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The Swimmers

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It has been so long since you last went swimming. And yet, somehow, your body remembers. Your arms curl in that familiar motion, pushing away water and thrusting through it to give you momentum. There is nothing graceful about it. You are a land creature, maintaining the momentary delusion that you belong under the sea. Not one part of your body is truly convinced. Not your limbs suppressing the urge to propel you out of the water to the safety of the air, not your lungs craving that same air and rationing the little that remains in your lungs. You have always found a strange peace in this liminal space between the desire to be in the water and the desire to be out of it. It is a true and honest space, embodying the essence of being alive.

When you were younger, you made a game of holding your breath under water. No friend or cousin could surpass your many minutes submerged. You could have swam professionally, but your calling was elsewhere. You became a lawyer. It was in your second year of practice that a clerk briefed you on a case. The clients, a father, mother and their two children, wanting a better life, had fled their country of origin. The last leg of their journey had been by boat. Until it wasn’t. They swam the remainder of the way. You were a good lawyer, but this case was different. With most cases, your brain understood, with this one, your body also understood. They were swimmers like you. They had thrust their bodies onto the boundary of life and death. But for them, it was not a game.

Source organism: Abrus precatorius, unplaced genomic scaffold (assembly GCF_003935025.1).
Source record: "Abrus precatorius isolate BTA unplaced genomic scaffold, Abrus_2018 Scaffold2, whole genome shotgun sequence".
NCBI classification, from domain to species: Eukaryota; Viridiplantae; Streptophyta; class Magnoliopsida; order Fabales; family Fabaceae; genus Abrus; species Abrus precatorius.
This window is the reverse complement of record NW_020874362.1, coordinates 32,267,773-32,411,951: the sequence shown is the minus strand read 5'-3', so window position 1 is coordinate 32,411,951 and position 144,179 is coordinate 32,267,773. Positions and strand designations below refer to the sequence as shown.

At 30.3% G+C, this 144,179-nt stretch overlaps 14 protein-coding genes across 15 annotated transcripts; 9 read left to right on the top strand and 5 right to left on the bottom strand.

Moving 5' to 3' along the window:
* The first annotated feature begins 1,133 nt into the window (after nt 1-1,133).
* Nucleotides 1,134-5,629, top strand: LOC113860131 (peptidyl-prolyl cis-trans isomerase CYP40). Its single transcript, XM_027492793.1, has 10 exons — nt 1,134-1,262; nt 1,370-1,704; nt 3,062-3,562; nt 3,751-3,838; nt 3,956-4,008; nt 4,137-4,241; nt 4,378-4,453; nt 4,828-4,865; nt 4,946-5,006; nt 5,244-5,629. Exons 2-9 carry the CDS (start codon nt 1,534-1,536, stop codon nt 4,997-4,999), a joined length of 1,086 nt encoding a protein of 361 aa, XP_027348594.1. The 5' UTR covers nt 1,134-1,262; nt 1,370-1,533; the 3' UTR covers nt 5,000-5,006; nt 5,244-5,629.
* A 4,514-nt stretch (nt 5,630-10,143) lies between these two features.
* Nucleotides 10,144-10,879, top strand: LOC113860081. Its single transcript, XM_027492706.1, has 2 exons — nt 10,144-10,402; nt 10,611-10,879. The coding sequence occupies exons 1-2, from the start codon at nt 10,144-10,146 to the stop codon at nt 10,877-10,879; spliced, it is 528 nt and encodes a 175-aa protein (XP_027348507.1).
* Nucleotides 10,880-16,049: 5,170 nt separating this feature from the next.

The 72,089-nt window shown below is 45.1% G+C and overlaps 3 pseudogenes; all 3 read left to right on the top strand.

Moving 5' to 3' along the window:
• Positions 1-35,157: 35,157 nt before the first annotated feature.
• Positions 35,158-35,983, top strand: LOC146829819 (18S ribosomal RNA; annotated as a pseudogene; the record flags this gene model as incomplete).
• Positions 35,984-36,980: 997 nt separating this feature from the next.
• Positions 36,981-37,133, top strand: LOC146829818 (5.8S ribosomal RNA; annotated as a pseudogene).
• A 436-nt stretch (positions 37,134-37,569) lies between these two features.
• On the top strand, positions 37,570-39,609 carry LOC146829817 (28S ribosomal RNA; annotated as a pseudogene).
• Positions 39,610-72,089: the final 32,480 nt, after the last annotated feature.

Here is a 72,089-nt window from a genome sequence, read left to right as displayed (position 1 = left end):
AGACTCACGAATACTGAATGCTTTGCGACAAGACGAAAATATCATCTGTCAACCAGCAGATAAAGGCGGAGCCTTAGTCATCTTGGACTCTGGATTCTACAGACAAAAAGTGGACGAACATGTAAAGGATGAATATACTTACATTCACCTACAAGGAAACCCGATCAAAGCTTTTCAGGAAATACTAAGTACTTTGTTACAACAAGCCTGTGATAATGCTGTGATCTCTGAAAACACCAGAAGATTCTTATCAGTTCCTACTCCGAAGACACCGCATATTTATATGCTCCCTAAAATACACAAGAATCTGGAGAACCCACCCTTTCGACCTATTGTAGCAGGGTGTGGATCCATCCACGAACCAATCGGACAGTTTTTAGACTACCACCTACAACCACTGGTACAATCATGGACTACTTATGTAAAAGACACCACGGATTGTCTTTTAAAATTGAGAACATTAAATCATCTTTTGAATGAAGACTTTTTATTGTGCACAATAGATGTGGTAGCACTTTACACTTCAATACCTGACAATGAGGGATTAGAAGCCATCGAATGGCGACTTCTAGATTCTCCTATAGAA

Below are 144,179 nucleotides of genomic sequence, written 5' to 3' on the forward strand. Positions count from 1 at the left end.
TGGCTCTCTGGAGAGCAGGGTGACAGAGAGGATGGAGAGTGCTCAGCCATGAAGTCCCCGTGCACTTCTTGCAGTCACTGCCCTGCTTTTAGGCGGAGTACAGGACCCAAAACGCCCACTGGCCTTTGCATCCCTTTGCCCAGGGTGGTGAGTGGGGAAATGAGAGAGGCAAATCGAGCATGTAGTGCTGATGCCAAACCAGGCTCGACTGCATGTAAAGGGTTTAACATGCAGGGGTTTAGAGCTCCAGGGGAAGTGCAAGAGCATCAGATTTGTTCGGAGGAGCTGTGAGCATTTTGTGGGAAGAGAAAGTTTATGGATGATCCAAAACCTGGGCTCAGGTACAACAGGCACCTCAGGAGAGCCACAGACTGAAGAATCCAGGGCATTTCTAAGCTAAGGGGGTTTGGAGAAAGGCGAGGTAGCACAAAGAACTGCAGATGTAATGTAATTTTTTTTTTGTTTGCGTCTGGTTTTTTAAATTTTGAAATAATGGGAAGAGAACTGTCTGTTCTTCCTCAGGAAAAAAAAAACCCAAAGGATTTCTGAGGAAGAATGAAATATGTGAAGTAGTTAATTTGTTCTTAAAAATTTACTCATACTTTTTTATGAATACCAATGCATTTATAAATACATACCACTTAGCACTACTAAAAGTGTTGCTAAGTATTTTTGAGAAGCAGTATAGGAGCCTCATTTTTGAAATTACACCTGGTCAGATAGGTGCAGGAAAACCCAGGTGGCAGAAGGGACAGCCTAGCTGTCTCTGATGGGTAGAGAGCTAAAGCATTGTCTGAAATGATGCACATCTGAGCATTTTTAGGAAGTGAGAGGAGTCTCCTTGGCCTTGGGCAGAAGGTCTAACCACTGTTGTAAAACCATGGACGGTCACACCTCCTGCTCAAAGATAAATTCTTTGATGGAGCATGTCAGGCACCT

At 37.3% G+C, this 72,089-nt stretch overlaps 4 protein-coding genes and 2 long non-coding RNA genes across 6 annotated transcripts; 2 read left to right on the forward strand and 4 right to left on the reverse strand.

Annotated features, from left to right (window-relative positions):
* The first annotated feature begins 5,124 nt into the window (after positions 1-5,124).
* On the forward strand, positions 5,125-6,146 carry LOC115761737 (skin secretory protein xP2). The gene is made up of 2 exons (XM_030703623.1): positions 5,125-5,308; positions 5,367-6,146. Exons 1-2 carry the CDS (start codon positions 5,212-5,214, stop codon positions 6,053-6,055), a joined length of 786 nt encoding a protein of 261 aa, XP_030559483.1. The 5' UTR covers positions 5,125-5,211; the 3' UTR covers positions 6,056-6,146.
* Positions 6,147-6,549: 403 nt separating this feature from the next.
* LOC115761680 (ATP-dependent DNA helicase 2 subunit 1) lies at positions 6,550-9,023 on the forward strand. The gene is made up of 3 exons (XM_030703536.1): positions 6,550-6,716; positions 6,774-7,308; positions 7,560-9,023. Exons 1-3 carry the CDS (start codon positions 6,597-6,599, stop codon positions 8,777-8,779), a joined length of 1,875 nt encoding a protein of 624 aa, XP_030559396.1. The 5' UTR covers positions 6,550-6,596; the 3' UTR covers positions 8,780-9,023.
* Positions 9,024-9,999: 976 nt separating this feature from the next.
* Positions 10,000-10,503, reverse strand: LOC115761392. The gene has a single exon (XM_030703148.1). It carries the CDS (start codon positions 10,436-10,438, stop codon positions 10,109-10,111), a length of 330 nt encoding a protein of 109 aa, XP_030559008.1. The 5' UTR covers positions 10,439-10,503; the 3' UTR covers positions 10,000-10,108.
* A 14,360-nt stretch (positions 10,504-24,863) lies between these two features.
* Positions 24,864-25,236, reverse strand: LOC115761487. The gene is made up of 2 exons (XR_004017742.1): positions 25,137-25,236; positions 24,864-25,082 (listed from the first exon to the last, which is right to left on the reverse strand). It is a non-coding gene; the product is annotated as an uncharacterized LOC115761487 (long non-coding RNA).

You took cases of swimmers for three years straight, fighting for their freedom with the fervour of a woman gasping for air. You had only taken public holidays, and even then, you immersed yourself in case files as church bells rang out for Easter or Christmas. When your colleagues realised this, they forced you to take a proper holiday. 

“Somewhere warm, with a beach,” had been the suggestion.

So here you are, in the ocean, swimming for the first time in many years. You realise that there is a difference. You have always felt the peace, but it is deeper now. You feel so powerfully free, and alive. And you know it is because they, the other swimmers, are alive and free. 

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